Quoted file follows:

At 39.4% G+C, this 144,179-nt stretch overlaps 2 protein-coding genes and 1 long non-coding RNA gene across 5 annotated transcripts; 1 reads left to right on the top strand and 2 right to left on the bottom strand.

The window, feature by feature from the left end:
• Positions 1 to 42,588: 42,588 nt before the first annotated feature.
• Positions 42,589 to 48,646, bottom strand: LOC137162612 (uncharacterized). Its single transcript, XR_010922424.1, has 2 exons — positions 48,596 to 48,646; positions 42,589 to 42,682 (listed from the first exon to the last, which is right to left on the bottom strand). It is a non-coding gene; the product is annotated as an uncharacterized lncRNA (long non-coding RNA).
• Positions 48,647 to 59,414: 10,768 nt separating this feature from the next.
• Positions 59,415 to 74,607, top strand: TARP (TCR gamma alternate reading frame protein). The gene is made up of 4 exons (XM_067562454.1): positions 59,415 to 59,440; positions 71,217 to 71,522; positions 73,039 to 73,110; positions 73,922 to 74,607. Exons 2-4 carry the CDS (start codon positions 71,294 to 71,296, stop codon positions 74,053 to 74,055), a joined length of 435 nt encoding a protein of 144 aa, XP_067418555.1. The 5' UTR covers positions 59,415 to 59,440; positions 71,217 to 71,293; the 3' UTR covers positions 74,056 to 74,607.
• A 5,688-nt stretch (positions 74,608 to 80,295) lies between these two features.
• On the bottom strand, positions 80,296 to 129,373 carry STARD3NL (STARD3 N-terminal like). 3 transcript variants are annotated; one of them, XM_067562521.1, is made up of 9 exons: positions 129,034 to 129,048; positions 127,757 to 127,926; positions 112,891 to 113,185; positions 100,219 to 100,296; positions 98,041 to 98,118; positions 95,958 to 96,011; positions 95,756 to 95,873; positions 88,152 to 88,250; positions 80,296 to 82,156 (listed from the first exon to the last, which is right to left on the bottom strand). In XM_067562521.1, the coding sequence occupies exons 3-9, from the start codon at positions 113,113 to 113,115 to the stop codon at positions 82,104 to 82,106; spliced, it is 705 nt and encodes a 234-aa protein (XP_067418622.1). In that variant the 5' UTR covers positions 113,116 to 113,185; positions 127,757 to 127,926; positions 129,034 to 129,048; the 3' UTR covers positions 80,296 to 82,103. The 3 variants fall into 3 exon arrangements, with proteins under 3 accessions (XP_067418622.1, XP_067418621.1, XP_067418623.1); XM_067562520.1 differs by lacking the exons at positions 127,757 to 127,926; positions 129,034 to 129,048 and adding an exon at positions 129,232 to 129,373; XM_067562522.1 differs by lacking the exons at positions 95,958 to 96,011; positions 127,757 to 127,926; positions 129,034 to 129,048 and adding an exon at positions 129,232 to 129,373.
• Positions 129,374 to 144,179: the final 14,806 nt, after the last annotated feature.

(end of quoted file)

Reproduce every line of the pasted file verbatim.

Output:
At 39.4% G+C, this 144,179-nt stretch overlaps 2 protein-coding genes and 1 long non-coding RNA gene across 5 annotated transcripts; 1 reads left to right on the top strand and 2 right to left on the bottom strand.

The window, feature by feature from the left end:
• Positions 1 to 42,588: 42,588 nt before the first annotated feature.
• Positions 42,589 to 48,646, bottom strand: LOC137162612 (uncharacterized). Its single transcript, XR_010922424.1, has 2 exons — positions 48,596 to 48,646; positions 42,589 to 42,682 (listed from the first exon to the last, which is right to left on the bottom strand). It is a non-coding gene; the product is annotated as an uncharacterized lncRNA (long non-coding RNA).
• Positions 48,647 to 59,414: 10,768 nt separating this feature from the next.
• Positions 59,415 to 74,607, top strand: TARP (TCR gamma alternate reading frame protein). The gene is made up of 4 exons (XM_067562454.1): positions 59,415 to 59,440; positions 71,217 to 71,522; positions 73,039 to 73,110; positions 73,922 to 74,607. Exons 2-4 carry the CDS (start codon positions 71,294 to 71,296, stop codon positions 74,053 to 74,055), a joined length of 435 nt encoding a protein of 144 aa, XP_067418555.1. The 5' UTR covers positions 59,415 to 59,440; positions 71,217 to 71,293; the 3' UTR covers positions 74,056 to 74,607.
• A 5,688-nt stretch (positions 74,608 to 80,295) lies between these two features.
• On the bottom strand, positions 80,296 to 129,373 carry STARD3NL (STARD3 N-terminal like). 3 transcript variants are annotated; one of them, XM_067562521.1, is made up of 9 exons: positions 129,034 to 129,048; positions 127,757 to 127,926; positions 112,891 to 113,185; positions 100,219 to 100,296; positions 98,041 to 98,118; positions 95,958 to 96,011; positions 95,756 to 95,873; positions 88,152 to 88,250; positions 80,296 to 82,156 (listed from the first exon to the last, which is right to left on the bottom strand). In XM_067562521.1, the coding sequence occupies exons 3-9, from the start codon at positions 113,113 to 113,115 to the stop codon at positions 82,104 to 82,106; spliced, it is 705 nt and encodes a 234-aa protein (XP_067418622.1). In that variant the 5' UTR covers positions 113,116 to 113,185; positions 127,757 to 127,926; positions 129,034 to 129,048; the 3' UTR covers positions 80,296 to 82,103. The 3 variants fall into 3 exon arrangements, with proteins under 3 accessions (XP_067418622.1, XP_067418621.1, XP_067418623.1); XM_067562520.1 differs by lacking the exons at positions 127,757 to 127,926; positions 129,034 to 129,048 and adding an exon at positions 129,232 to 129,373; XM_067562522.1 differs by lacking the exons at positions 95,958 to 96,011; positions 127,757 to 127,926; positions 129,034 to 129,048 and adding an exon at positions 129,232 to 129,373.
• Positions 129,374 to 144,179: the final 14,806 nt, after the last annotated feature.